Do you know your drink drive limit?

by Criminal Defence Blawg on January 16, 2013

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Guest post regarding drink drive limits and recent research from LV.

One in five UK drivers have no idea how many units are contained in any alcoholic drink, putting them at increased risk of drink driving, according to new research from LV=.

With the Scottish Government recently consulting on plans to lower the drink drive limit still further, the insurer warns that the only way to be sure that you are under the limit is not to drink alcohol before driving.

Drink-drive statistics

According to road safety charity, Brake, in 2011, one in seven road deaths in Britain involved drink drivers, and 280 road deaths and 1,290 road casualties occurred when someone was over the drink drive limit. A further estimated 65 road deaths per year are caused by drivers who are under the drink drive limit, but who have a significant amount of alcohol in their blood.

Drink driving on the increase

Drink driving is actually on the increase, according to a recent study by LV=.

It found that the number of drivers confessing to driving while under the influence of alcohol has almost doubled since 2009. One in six (15%) drivers admitted that they have driven while over the legal alcohol limit at some point despite the fact that the majority (88%) of these admit it affects their ability to drive.

If you’re charged with drink driving in Scotland, contact criminal defence lawyers like McSporrans specialist road traffic lawyers who will be able to give you the best possible legal and practical advice on what you should do.

Confusion about alcohol units

This upward trend in drink driving is being exacerbated by widespread confusion about the number of alcohol units in popular pub drinks, says LV=. One in five (20%) drivers cannot name the correct number of units in any alcoholic drink, with a pint of lager being the most frequently underestimated. Four out of five (80%) drivers think it has fewer units than it actually does.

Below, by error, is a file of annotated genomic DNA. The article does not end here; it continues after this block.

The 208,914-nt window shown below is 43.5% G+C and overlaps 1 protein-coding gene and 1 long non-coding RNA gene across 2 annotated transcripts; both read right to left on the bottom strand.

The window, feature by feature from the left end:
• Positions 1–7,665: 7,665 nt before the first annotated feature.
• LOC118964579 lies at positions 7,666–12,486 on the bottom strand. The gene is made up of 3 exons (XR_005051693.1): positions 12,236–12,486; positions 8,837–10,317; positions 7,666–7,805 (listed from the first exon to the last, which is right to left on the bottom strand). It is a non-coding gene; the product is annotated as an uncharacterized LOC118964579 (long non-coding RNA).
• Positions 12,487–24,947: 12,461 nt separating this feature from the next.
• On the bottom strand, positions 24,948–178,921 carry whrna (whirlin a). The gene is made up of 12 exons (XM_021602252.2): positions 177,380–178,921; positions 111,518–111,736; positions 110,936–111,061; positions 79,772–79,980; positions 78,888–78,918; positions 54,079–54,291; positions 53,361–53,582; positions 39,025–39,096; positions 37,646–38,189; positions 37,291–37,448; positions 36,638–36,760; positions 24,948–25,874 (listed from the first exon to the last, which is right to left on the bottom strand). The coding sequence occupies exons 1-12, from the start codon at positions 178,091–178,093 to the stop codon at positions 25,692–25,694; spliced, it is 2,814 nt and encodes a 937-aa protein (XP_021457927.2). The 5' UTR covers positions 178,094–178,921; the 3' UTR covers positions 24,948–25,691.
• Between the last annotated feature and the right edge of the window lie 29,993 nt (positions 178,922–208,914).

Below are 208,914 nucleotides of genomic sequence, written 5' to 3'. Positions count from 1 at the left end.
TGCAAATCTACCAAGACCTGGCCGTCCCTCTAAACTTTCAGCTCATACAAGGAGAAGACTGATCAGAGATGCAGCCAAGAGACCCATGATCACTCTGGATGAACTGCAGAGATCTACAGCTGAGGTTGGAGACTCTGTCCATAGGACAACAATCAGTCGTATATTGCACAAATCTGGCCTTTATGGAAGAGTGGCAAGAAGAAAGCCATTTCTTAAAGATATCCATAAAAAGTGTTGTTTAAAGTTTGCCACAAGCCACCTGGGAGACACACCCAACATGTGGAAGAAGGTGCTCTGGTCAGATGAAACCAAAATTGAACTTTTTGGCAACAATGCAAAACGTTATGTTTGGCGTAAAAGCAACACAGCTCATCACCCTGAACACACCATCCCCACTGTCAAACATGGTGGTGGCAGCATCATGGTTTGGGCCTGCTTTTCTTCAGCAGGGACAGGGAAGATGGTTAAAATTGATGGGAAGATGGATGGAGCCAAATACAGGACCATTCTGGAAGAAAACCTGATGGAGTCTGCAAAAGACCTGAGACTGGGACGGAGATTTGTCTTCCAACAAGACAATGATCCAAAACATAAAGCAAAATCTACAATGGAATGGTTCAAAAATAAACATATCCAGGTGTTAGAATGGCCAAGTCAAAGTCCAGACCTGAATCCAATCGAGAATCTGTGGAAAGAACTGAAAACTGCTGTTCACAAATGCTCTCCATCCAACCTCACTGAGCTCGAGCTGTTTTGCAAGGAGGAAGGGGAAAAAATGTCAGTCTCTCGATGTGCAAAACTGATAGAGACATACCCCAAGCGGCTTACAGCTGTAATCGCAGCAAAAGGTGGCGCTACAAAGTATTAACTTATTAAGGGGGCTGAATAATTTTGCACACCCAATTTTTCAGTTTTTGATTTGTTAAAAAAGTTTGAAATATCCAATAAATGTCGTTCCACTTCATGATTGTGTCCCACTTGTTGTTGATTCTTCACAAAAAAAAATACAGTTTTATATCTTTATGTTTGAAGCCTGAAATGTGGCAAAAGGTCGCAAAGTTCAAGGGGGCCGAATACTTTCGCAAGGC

As well as not knowing how much alcohol a drink contains, a significant number of motorists have no idea how much they can consume before they would be over the legal limit to drive.

The law states that a driver can have a maximum of 80mg of alcohol per 100ml of blood, 35mcg per 100ml of breath or 107mg per 100ml of urine. This equates to approximately four units for an average man and two to three units for an average woman – yet only a third (34%) of drivers can correctly say what the legal limits are.

Limits to be lowered

Given this confusion, and the fact that the Scottish Government is pushing forward plans to lower the drink driving limit in Scotland, it is likely that more people than ever will soon find themselves with a conviction for drink driving.

If approved, as seems likely, the limits will reduce to a maximum of 50mg of alcohol per 100ml of blood, 22mcg per 100ml of breath or 67mg per 100ml of urine.

“Estimates of how many lives can be saved with a lower limit do vary, but there is evidence that indicates between three and seventeen lives each year could be saved on Scottish roads from a lower limit of 50mg/100ml,” said Justice Secretary Kenny MacAskill, speaking in September, when a consultation on the plans was launched.

Criminal Defence Blawg

Criminal Defence Blawg

Criminal law blogger at CriminalDefenceBlawg
Criminal Defence Blawg is a criminal law blog, sharing legal expertise and intelligence from the UK, US, Australia and beyond. Contributions from those who share great legal information. Want to get published? Contact us today.
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